Sensei – the Robot that Operates Hearts

UK surgeons are working with a pioneering new robotic arm that will be able to carry out intricate, life-saving heart operations. The robotic arm – dubbed the Sensei robot – is being tested at St. Mary’s Hospital in London.

There are currently only four such robots in use in the world and 20 patients in the UK have already undergone surgery with this technological wonder. In a procedure known as Catheter Ablation that helps treat fast or irregular heartbeats, the doctors use the robotic arm to guide thin wires through blood vessels in the heart.

The thin wires and tubes are inserted into the body through a vein in the groin. The robot guides these wires and tubes all the way into the heart. An electric current is then delivered to specific areas of the heart muscle through the wires. This current is targeted at destroying certain tiny, specific portions of the heart muscle that are causing the heart to beat irregularly.

The procedure is highly intricate as the wires need to be positioned accurately in locations that might be difficult to reach. The Sensei robot provides surgeons the facility of a joystick on a computer console so they can more easily and accurately control the wires.

According to doctors at St. Mary’s Hospital, the robot will help reduce risk for patients and increase the number of procedures they can carry out. They believe there is scope for advancement in the future in the form of automation. The robot could be further developed to guide the wires to a point in the heart specified by the doctors from images on a computer screen.

The operation is currently largely done by hand and requires highly skilled and dexterous surgeons to be able to perform it. A shortage of clinicians currently allows only 10% of people with atrial fibrillation to get treated in this manner.

Nearly 50,000 people in the UK alone develop atrial fibrillation each year. It is one of the major causes of stroke and heart failure and costs the NHS millions in expenses annually. With an ageing population, the UK is expecting a further increase in the number of cases.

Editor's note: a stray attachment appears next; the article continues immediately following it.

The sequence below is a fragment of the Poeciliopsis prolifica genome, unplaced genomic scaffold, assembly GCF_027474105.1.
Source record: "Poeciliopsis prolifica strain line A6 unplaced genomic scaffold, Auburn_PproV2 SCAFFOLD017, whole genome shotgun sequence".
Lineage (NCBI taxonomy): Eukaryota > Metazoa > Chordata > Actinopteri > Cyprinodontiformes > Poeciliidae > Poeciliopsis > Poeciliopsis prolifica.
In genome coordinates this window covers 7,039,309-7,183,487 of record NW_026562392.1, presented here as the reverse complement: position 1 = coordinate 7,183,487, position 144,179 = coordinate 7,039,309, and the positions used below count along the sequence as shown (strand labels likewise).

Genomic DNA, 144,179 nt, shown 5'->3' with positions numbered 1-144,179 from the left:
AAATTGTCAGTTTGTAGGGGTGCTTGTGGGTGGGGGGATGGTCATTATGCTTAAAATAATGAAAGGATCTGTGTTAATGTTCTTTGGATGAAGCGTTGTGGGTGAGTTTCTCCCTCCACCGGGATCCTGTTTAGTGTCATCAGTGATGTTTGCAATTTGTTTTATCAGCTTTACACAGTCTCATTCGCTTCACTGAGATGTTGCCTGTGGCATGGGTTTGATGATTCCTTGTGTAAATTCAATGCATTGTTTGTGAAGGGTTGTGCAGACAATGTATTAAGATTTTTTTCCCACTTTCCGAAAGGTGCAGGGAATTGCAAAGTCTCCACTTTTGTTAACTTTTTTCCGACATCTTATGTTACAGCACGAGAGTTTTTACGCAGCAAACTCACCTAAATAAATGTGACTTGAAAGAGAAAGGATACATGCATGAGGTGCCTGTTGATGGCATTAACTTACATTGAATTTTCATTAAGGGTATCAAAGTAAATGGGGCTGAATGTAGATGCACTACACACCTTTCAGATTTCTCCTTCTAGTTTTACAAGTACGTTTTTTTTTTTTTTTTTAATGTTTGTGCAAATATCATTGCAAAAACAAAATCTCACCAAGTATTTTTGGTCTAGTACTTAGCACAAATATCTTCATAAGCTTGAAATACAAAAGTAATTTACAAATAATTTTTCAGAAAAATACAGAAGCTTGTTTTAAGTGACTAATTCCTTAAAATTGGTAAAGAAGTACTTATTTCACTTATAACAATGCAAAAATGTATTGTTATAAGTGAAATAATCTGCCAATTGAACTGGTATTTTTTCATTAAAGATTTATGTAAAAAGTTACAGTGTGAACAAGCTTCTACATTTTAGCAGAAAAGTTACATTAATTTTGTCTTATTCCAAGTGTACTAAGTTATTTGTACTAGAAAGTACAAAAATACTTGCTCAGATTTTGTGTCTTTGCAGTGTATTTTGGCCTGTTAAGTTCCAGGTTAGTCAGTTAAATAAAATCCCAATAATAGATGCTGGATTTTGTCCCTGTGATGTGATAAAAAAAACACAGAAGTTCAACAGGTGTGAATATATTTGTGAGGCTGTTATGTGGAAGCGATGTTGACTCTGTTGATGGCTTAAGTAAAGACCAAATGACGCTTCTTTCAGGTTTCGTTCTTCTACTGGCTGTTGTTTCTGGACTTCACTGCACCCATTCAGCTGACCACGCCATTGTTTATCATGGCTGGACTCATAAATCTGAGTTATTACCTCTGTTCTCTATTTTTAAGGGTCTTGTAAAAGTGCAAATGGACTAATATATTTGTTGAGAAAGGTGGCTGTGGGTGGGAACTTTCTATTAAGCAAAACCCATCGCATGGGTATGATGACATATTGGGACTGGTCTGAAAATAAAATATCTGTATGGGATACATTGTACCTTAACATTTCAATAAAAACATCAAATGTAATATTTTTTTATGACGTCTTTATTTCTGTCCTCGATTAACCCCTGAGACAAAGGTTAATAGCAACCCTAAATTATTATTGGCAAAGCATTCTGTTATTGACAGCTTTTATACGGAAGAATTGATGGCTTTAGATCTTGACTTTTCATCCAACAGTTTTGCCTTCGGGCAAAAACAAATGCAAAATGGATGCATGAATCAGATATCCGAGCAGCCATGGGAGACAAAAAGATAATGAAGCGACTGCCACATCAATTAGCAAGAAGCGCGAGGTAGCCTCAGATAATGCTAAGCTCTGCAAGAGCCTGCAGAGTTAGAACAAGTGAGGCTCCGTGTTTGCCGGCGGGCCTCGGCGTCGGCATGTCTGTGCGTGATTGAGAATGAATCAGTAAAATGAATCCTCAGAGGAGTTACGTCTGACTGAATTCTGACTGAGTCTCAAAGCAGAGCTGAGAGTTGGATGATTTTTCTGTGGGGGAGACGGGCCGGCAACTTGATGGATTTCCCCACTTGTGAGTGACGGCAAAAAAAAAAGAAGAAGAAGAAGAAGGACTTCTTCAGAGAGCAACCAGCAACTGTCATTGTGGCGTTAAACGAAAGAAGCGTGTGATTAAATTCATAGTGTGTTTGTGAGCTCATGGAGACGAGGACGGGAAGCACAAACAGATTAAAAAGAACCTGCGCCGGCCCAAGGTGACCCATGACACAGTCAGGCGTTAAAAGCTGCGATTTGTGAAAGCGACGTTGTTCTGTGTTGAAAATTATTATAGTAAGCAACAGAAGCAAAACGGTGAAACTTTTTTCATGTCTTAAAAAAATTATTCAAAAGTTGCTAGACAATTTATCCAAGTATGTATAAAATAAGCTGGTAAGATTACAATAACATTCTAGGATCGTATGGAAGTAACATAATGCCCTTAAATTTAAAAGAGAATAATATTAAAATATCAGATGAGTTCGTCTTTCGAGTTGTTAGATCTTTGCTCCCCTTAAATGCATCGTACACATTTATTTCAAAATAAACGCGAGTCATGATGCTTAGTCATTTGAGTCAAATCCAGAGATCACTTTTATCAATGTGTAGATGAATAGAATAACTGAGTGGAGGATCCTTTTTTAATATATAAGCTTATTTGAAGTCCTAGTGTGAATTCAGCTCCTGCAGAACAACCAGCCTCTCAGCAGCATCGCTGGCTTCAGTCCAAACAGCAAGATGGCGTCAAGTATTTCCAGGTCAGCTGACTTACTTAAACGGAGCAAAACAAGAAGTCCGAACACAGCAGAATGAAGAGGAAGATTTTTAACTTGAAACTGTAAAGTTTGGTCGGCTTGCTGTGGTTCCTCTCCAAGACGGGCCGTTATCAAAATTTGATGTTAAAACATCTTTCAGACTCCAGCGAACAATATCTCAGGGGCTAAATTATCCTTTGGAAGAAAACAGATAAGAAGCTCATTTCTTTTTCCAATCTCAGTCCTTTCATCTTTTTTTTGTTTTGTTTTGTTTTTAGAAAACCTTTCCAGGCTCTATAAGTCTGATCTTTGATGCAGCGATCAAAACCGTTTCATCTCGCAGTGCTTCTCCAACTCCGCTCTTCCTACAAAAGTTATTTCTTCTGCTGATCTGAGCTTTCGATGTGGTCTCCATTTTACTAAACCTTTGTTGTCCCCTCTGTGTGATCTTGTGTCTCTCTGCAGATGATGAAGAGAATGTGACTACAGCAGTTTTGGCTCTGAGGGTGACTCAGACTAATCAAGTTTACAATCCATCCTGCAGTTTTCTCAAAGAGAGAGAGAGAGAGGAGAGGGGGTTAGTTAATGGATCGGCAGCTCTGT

St. Mary’s consultant cardiologist, Dr. Wyn Davies said, “In the UK a shortage of expertise means there are too few centres where highly complex cases can be carried out. The robot allows accuracy and control of catheter movement which cannot currently be achieved without a skill level that usually takes considerable time to acquire.”

“The attraction is the potential for automation – we can get details about the patient’s heart anatomy from CT scans, then on the computer draw where you want the ablation delivered and hit return.” While accepting that a fully automatic procedure was still a few years in the future, he foresaw a time when a skilled operator could supervise multiple operations single-handedly.

Trudie Lobban, chief executive of the Arrhythmia Alliance charity felt the operation and the robotic arm were a success and could help people lead normal lives. “It’s like threading cotton through a very fine needle and with this new device it should be much easier and quicker to carry out and to train doctors to do it.”

Professor Peter Weissberg, Medical Director of the British Heart Foundation said, “Through research we have learned that abnormal heart rhythms, like atrial fibrillation, are caused by a handful of rogue cells.”

“Extreme precision is required to track down and deal with these cells without damaging healthy tissue. The early promising results suggest that this approach may greatly improve the treatment of some patients with atrial fibrillation.”

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